Fig. 2.
Fig. 2.

Percentage of time during the four 28-day case studies of the precipitation rate exceeded (top four panels) 0.1 mm h–1 and (bottom four panels) 5.0 mm h–1 in the TRMM 3B42 observational estimates and in the model simulations (CFSv2, MPAS_15km, MPAS_3km).

Citation: Bulletin of the American Meteorological Society 100, 6; 10.1175/BAMS-D-18-0210.1

Across the entire tropical belt, the CFSv2 and 15-km MPAS simulations, both of which employed convective parameterization, produced excessive light precipitation and insufficient heavy precipitation, while the 3-km simulations closely matched the observation-derived distribution of rain rates (Fig. 3). In addition to improving the distributions of precipitation, the convection-permitting simulations exhibited a more realistic diurnal cycle of tropical precipitation (Fig. 4), more accurately simulating the observed timing of day/night extrema across all four cases. The timing of diurnal precipitation extrema was improved (i.e., delayed) by 2–3 h in each case. While both MPAS configurations exhibited a realistic diurnal amplitude over the ocean, both exaggerated the daytime maximum and underestimated nighttime precipitation over land, an issue that convection-permitting resolution does not seem to alleviate. It is worth noting that improvements in the terrestrial diurnal cycle can also be achieved in coarser models by implementing more realistic cumulus parameterizations (Bechtold et al. 2014).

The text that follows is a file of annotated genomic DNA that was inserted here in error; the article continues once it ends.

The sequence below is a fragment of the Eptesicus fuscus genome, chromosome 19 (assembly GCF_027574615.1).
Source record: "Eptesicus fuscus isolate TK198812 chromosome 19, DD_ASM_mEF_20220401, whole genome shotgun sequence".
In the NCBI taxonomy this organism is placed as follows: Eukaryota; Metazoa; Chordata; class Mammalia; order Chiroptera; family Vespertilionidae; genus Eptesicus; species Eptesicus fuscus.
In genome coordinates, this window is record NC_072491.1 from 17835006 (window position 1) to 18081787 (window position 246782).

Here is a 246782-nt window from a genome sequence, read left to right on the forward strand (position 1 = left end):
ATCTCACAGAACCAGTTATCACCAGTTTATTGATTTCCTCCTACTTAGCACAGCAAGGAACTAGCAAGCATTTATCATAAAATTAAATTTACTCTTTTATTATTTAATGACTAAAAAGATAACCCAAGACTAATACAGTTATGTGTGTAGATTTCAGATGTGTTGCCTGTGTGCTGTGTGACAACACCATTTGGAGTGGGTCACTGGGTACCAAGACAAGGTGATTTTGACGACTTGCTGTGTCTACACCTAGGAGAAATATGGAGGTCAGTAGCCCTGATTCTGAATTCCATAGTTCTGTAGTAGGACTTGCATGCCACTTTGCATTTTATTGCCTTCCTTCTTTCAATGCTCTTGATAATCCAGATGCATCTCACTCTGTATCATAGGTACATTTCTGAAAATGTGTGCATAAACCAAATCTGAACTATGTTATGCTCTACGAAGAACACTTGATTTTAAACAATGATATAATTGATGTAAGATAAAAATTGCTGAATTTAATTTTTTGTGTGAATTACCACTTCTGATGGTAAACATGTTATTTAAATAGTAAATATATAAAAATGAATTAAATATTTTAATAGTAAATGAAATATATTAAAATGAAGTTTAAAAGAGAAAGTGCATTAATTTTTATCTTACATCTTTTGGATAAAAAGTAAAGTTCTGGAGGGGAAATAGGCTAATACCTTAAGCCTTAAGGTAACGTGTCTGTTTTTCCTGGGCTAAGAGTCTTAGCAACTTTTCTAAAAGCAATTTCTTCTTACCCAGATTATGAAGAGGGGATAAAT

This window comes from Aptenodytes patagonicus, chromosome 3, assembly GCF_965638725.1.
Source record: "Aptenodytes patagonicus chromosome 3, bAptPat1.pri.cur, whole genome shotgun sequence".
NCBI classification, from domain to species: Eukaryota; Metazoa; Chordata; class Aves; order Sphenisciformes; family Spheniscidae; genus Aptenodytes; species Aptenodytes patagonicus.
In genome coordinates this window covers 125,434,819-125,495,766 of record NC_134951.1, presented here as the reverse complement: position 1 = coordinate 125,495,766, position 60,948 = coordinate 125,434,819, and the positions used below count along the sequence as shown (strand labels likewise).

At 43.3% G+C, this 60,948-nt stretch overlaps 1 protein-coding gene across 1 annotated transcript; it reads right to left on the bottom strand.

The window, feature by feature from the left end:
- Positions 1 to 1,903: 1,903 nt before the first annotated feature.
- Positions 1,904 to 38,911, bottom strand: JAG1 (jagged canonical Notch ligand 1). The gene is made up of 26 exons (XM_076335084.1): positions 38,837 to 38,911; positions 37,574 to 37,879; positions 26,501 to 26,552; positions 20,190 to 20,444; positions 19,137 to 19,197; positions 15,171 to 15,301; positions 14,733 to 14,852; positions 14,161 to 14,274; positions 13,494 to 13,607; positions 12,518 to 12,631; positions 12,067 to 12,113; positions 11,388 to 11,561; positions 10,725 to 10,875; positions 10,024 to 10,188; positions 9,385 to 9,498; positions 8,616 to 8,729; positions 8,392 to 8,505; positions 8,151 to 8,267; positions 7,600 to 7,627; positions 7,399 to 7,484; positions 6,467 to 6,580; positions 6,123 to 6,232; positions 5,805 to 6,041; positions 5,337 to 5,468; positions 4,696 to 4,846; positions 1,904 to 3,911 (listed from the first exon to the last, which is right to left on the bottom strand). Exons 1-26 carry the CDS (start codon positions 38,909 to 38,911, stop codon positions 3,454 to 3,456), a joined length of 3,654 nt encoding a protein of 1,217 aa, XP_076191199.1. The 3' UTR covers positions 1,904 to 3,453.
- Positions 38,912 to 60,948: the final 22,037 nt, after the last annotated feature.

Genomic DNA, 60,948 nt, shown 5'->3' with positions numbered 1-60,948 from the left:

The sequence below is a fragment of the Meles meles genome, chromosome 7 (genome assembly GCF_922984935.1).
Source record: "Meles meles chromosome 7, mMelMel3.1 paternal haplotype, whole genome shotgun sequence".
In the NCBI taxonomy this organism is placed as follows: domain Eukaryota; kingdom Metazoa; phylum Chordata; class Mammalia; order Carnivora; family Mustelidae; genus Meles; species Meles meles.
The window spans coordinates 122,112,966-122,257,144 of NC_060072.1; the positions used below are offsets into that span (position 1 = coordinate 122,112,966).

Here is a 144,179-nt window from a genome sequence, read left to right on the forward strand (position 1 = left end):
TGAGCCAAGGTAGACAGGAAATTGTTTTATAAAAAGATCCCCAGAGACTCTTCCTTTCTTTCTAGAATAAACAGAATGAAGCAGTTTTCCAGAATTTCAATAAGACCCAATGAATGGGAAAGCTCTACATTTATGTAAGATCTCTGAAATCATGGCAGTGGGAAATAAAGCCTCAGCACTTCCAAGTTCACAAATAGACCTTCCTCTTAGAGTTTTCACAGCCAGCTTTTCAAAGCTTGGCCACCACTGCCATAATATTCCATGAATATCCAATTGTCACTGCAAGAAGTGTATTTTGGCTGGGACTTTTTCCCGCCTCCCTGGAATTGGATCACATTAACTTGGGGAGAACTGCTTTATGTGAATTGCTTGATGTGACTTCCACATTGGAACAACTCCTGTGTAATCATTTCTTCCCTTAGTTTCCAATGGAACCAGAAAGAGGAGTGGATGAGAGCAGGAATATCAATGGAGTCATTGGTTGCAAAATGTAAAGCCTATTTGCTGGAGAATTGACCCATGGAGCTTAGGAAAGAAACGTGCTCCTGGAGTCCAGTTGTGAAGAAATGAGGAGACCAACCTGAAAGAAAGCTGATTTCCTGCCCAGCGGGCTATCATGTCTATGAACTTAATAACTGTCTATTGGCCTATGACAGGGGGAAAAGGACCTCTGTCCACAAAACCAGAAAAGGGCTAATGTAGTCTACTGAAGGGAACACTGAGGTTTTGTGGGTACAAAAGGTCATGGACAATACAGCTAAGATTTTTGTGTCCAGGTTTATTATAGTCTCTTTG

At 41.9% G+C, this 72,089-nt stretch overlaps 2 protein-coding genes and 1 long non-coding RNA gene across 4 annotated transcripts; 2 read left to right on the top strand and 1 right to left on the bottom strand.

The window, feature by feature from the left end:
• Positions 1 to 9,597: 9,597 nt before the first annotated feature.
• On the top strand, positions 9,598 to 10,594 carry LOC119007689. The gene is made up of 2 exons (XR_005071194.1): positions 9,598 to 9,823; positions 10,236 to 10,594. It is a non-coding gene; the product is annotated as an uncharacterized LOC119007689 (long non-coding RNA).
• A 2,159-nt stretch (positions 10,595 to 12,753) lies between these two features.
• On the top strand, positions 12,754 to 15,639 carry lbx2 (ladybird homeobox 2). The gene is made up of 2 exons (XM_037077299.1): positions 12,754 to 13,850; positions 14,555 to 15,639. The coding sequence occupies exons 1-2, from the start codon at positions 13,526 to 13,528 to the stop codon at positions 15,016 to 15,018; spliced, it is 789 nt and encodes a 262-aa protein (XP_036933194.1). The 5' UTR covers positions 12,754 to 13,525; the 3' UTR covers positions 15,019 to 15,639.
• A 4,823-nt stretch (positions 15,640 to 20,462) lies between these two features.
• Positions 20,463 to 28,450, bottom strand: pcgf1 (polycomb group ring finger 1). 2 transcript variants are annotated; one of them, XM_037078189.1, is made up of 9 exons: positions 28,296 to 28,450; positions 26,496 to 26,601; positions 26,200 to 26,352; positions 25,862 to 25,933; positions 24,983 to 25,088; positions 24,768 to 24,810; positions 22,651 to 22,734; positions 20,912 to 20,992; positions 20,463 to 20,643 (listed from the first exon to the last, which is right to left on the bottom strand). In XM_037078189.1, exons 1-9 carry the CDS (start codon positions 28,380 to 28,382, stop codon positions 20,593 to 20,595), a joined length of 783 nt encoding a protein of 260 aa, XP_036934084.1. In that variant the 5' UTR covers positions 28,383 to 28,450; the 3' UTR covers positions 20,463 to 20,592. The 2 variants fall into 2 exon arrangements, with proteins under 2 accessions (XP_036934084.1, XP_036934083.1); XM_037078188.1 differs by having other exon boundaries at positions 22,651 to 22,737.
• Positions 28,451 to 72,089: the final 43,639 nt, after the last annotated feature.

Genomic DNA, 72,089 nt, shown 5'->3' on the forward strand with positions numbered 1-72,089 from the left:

Fig. 3.
Fig. 3.